19. “To know or not to know”: Service-related barriers to Voiuntary HIV Counseling and Testing (VCT in South Africa

    Directory of Open Access Journals (Sweden)

    A. C. van Dyk

    2003-03-01

    Full Text Available Voluntary HIV Counselling and Testing (VCT is still in its infancy in South Africa, and although the necessary infrastructure in terms of clinics and hospitals exists, a VCT culture is not yet established in the country. The purpose of this study was to determine the needs, attitudes and beliefs of a sample of South Africans towards VCT, and to investigate possible barriers affecting participation in VCT programs in South Africa. A semi-structured questionnaire was used to survey the views of 1422 people. Results indicate that while subjects were not opposed to VCT in principle, 33% would go to clinics where nobody would know them. The following problems with VCT services were mentioned: Logistical problems (not enough counsellors, long lines, lack of privacy; no trust in the health care system or fearing a breach of confidentiality; fear of rejection; and a lack of follow-up support after diagnosis. Suggestions are made on how to improve VCT services in South Africa.

  20. The uses of mental health telephone counselling services for Chinese speaking people in New Zealand: demographics, presenting problems, outcome and evaluation of the calls.

    Science.gov (United States)

    Yang Dong, Christine

    2016-09-09

    This study aimed to investigate the call profiles of a Chinese-speaking mental health counselling helpline service in New Zealand (Chinese Lifeline provided by Lifeline Aotearoa) and to evaluate the calls and explore the possible factors influencing the outcome of the calls. A random sample of 151 answered calls was involved. Descriptive analysis with appropriate statistical tests was used to analyse the client profile and outcome data. The majority of the calls were made by female callers, aged between 21-60 both single and married. Top three presenting problems were: 1) mental health issues (82.1%); 2) family/partner relationship issues (47.0%) and 3) communication and related difficulties (45.0%). The majority of the calls (65%) ended after a clear decision in overcoming the issues made by the caller, with the help from the counsellor. Discussing mental health issues, grief and loss issues, and communication and related difficulties were shown to have influenced length of calls (p<0.05). Caller's age, frequency of calls, discussing relationship problems with family/partner, and physical problems were shown to have influenced the helpline counsellors' satisfaction of the helpfulness of the calls (p<0.05). The service receives calls from callers with a wide range of demographics and a large variety of presenting issues. This study identified several important factors which influenced counsellors' satisfaction of the calls and the length of the calls.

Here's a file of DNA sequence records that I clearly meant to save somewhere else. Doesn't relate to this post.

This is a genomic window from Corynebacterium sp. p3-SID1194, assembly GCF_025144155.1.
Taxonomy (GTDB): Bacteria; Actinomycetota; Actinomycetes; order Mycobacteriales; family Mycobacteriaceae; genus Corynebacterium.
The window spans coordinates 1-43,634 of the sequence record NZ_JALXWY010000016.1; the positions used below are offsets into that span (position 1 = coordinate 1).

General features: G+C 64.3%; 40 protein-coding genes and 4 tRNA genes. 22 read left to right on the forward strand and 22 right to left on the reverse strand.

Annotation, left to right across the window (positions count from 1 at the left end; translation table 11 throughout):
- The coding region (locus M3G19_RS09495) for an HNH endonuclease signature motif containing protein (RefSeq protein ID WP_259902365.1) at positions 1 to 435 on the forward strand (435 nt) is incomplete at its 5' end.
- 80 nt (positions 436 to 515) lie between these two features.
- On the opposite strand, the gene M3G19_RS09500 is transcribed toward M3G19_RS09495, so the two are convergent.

1. Assessment of Effective Coverage of Voluntary Counseling and ...

    African Journals Online (AJOL)

    Assessment of Effective Coverage of Voluntary Counseling and Testing ... The objective of this study was to assess effective coverage level for Voluntary Counseling and testing services in major health facilities ... AJOL African Journals Online.

  2. Characteristics of clients accessing HIV counseling and testing ...

    African Journals Online (AJOL)

    Characteristics of clients accessing HIV counseling and testing services in a tertiary hospital in ... Introduction: Client-initiated HIV testing and counseling has helped millions of people learn their HIV status. ... AJOL African Journals Online.

  3. CYBER COUNSELING ASSISTED WITH FACEBOOK TO REDUCE ONLINE GAME ADDICTION

    Directory of Open Access Journals (Sweden)

    Hardi Prasetiawan

    2016-06-01